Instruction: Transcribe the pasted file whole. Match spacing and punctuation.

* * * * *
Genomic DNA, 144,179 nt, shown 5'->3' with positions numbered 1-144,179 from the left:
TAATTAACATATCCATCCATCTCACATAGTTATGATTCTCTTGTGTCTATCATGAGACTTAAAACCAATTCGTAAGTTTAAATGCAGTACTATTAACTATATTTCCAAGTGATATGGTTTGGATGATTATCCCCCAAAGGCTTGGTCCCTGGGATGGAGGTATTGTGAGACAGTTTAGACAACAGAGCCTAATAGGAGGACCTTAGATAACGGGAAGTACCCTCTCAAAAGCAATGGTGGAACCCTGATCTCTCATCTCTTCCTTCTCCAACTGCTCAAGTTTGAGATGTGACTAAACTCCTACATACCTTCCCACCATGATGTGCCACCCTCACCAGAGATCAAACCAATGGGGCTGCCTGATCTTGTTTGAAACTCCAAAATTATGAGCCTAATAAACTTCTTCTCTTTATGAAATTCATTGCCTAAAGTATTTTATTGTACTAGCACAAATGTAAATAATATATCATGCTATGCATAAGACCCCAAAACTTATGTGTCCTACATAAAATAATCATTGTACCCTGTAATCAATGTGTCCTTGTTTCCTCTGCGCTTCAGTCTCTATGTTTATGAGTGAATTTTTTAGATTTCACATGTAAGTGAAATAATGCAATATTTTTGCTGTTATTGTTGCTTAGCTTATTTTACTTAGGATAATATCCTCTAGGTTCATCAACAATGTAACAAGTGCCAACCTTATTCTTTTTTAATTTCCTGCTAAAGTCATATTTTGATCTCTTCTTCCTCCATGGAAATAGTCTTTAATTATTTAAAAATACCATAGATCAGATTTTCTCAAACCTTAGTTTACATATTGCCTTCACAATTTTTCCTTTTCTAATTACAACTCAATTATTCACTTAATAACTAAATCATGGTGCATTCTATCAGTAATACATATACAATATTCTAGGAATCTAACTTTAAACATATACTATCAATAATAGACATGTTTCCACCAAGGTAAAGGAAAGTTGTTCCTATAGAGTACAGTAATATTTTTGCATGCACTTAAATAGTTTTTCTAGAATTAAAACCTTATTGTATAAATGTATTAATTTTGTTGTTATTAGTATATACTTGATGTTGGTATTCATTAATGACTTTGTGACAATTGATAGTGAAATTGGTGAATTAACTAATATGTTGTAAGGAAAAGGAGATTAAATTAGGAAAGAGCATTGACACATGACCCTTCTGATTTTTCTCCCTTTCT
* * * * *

Genomic DNA, 144,179 nt, shown 5'->3' with positions numbered 1-144,179 from the left:
TAATTAACATATCCATCCATCTCACATAGTTATGATTCTCTTGTGTCTATCATGAGACTTAAAACCAATTCGTAAGTTTAAATGCAGTACTATTAACTATATTTCCAAGTGATATGGTTTGGATGATTATCCCCCAAAGGCTTGGTCCCTGGGATGGAGGTATTGTGAGACAGTTTAGACAACAGAGCCTAATAGGAGGACCTTAGATAACGGGAAGTACCCTCTCAAAAGCAATGGTGGAACCCTGATCTCTCATCTCTTCCTTCTCCAACTGCTCAAGTTTGAGATGTGACTAAACTCCTACATACCTTCCCACCATGATGTGCCACCCTCACCAGAGATCAAACCAATGGGGCTGCCTGATCTTGTTTGAAACTCCAAAATTATGAGCCTAATAAACTTCTTCTCTTTATGAAATTCATTGCCTAAAGTATTTTATTGTACTAGCACAAATGTAAATAATATATCATGCTATGCATAAGACCCCAAAACTTATGTGTCCTACATAAAATAATCATTGTACCCTGTAATCAATGTGTCCTTGTTTCCTCTGCGCTTCAGTCTCTATGTTTATGAGTGAATTTTTTAGATTTCACATGTAAGTGAAATAATGCAATATTTTTGCTGTTATTGTTGCTTAGCTTATTTTACTTAGGATAATATCCTCTAGGTTCATCAACAATGTAACAAGTGCCAACCTTATTCTTTTTTAATTTCCTGCTAAAGTCATATTTTGATCTCTTCTTCCTCCATGGAAATAGTCTTTAATTATTTAAAAATACCATAGATCAGATTTTCTCAAACCTTAGTTTACATATTGCCTTCACAATTTTTCCTTTTCTAATTACAACTCAATTATTCACTTAATAACTAAATCATGGTGCATTCTATCAGTAATACATATACAATATTCTAGGAATCTAACTTTAAACATATACTATCAATAATAGACATGTTTCCACCAAGGTAAAGGAAAGTTGTTCCTATAGAGTACAGTAATATTTTTGCATGCACTTAAATAGTTTTTCTAGAATTAAAACCTTATTGTATAAATGTATTAATTTTGTTGTTATTAGTATATACTTGATGTTGGTATTCATTAATGACTTTGTGACAATTGATAGTGAAATTGGTGAATTAACTAATATGTTGTAAGGAAAAGGAGATTAAATTAGGAAAGAGCATTGACACATGACCCTTCTGATTTTTCTCCCTTTCT